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THE ROCK OF ARLES by Richard Klein


by Richard Klein

Pub Date: Feb. 9th, 2024
ISBN: 9781478025726
Publisher: Duke Univ.

Arles, France sits at an intersection point of European history, and this quirky book examines the key turning points.

This is likely the first book authored by a geological formation, in this case by the plateau of limestone on which the French city of Arles stands. That, at least, is the explanation put forward by Klein, the author of Cigarettes Are Sublime, who jokingly claims that the Rock narrated the story of the town's history to him—in French, which the author then transcribed and translated. It’s a clever, inside-out technique that allows for a certain amount of speculation, as well as some clever banter between Klein and the Rock. “Nothing in the text should be considered reliable,” writes Klein. Arles is a crossroads city, wedged between the Mediterranean Sea and the Rhone River. Klein (and/or the Rock) frames the story around three Arles natives, each known for their independent views. Favorinus was a philosopher and orator during the Roman era, known for his erudition. Kalonymus ben Kalonymus was a Hebrew poet who became a crucial translator of Arabic versions of Greek works, returning classical thinking to Europe. Pierre-Antoine Antonelle was an aristocrat who changed sides during the French revolution and became violently radical. All three are largely forgotten by the outside world but are revered in Arles. The argumentative Arlesians, however, have a history of fighting among themselves, and the streets have run with blood more than once. The story takes some interesting detours, such as Klein’s account of the revolt against the Catholic Church in the 13th century and the history of the arena built by the Romans. Whether readers go along with the narrative trick or not, the book is an engaging, enjoyable read.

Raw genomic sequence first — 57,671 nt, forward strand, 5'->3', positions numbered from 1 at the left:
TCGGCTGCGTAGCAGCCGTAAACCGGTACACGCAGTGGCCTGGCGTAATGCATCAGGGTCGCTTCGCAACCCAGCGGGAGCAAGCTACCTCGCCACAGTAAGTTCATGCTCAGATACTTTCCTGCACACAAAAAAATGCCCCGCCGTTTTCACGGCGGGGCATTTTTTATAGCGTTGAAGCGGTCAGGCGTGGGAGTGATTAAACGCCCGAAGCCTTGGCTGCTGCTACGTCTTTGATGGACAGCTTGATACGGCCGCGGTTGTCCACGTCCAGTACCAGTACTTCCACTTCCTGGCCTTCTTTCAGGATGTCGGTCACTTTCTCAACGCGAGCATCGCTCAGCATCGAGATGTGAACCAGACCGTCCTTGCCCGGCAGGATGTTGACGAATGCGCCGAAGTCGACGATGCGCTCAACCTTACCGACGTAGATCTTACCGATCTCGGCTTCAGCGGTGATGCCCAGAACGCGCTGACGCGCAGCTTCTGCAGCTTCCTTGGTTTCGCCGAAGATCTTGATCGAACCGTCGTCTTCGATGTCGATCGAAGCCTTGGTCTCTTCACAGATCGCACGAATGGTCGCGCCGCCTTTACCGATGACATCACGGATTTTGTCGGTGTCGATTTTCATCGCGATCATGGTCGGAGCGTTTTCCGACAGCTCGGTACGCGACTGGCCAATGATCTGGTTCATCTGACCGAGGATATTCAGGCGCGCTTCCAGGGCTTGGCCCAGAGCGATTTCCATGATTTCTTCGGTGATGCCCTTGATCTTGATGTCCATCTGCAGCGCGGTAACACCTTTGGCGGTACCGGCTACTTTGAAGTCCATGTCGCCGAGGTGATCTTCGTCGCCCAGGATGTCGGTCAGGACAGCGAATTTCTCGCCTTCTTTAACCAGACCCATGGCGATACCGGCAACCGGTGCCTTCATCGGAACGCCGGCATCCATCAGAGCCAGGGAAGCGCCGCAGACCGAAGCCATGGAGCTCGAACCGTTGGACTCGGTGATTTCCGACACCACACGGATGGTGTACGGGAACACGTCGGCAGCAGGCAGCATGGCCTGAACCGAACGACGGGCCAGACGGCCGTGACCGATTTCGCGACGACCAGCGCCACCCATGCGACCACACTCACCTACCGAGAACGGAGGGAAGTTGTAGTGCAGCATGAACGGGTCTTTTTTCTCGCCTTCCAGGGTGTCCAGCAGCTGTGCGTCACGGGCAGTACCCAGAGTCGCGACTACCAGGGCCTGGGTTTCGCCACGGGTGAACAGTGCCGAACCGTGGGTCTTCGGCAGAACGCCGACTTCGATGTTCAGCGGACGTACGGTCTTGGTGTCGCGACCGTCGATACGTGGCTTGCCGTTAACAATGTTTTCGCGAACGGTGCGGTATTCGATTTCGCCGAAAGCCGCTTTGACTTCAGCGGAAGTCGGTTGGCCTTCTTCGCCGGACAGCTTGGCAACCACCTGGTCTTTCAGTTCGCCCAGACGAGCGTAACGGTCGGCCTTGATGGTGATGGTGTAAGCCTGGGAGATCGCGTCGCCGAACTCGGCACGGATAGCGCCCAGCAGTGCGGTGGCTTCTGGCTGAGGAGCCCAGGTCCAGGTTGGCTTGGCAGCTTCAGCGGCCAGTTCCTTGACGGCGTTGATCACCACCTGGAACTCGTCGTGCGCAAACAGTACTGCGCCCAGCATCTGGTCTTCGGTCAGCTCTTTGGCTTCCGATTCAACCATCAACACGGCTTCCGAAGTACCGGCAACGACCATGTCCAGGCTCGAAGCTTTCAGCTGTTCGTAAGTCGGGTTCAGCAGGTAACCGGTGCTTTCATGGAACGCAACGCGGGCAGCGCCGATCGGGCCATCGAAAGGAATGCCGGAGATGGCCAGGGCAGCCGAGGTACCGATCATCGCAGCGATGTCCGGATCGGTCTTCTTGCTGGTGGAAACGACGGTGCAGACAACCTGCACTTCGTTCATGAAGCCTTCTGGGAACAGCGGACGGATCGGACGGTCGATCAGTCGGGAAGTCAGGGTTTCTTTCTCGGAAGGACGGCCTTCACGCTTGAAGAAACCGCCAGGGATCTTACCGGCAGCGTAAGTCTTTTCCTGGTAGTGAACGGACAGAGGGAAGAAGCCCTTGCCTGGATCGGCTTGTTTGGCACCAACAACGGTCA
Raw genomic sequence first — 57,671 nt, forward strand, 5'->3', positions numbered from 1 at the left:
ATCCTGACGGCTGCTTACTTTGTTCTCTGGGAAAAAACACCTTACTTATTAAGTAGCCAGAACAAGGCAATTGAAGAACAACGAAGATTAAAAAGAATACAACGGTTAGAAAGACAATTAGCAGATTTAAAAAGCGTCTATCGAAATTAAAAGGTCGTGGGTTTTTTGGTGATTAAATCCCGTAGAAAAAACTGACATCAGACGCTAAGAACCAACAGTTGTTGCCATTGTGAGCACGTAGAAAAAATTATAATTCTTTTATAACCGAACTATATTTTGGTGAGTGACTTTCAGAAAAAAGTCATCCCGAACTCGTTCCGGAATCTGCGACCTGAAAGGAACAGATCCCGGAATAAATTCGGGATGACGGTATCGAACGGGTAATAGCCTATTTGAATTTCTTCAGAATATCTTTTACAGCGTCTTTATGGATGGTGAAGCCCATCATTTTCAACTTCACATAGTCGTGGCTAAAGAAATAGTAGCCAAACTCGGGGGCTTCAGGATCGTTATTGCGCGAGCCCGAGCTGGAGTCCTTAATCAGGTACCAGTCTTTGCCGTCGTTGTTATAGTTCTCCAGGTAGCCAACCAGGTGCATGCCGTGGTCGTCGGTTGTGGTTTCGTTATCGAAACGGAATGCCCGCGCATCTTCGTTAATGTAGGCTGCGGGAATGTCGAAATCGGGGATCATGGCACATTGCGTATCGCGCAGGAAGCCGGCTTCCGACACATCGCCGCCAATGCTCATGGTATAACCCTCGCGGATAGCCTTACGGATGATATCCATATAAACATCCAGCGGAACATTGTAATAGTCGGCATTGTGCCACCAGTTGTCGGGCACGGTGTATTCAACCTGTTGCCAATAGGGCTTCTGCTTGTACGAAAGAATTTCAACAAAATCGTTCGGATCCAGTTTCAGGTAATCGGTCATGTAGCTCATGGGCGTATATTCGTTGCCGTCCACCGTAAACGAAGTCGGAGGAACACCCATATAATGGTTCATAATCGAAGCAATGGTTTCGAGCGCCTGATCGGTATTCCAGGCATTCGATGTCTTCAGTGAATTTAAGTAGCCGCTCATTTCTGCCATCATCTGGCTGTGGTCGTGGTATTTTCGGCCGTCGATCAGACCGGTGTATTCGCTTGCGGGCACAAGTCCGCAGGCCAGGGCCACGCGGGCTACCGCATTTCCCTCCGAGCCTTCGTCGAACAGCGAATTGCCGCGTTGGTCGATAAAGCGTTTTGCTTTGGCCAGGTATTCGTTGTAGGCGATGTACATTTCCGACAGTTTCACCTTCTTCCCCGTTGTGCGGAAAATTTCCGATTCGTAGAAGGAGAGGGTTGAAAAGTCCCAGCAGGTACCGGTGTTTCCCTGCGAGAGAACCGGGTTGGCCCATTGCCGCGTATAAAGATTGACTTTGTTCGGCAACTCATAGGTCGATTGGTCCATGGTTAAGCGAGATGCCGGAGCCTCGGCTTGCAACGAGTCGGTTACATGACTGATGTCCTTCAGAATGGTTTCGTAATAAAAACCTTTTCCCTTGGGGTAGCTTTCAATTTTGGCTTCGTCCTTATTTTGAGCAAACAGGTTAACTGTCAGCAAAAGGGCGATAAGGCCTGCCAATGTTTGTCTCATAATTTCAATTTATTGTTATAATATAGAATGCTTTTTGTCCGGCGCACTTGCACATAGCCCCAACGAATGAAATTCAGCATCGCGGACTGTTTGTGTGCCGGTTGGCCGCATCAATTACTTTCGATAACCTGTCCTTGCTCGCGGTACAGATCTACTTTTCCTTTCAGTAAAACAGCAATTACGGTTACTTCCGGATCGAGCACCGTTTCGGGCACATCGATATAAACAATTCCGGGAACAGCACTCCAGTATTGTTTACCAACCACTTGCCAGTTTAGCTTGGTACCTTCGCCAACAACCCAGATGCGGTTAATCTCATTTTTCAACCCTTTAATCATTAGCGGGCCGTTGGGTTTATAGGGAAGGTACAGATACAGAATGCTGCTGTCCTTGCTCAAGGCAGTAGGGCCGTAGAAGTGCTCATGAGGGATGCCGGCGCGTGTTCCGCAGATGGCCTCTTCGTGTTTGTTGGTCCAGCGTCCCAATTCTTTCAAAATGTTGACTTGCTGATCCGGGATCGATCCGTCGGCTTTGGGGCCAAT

A brief but pithy, informative piece of work, representing a unique approach to history writing.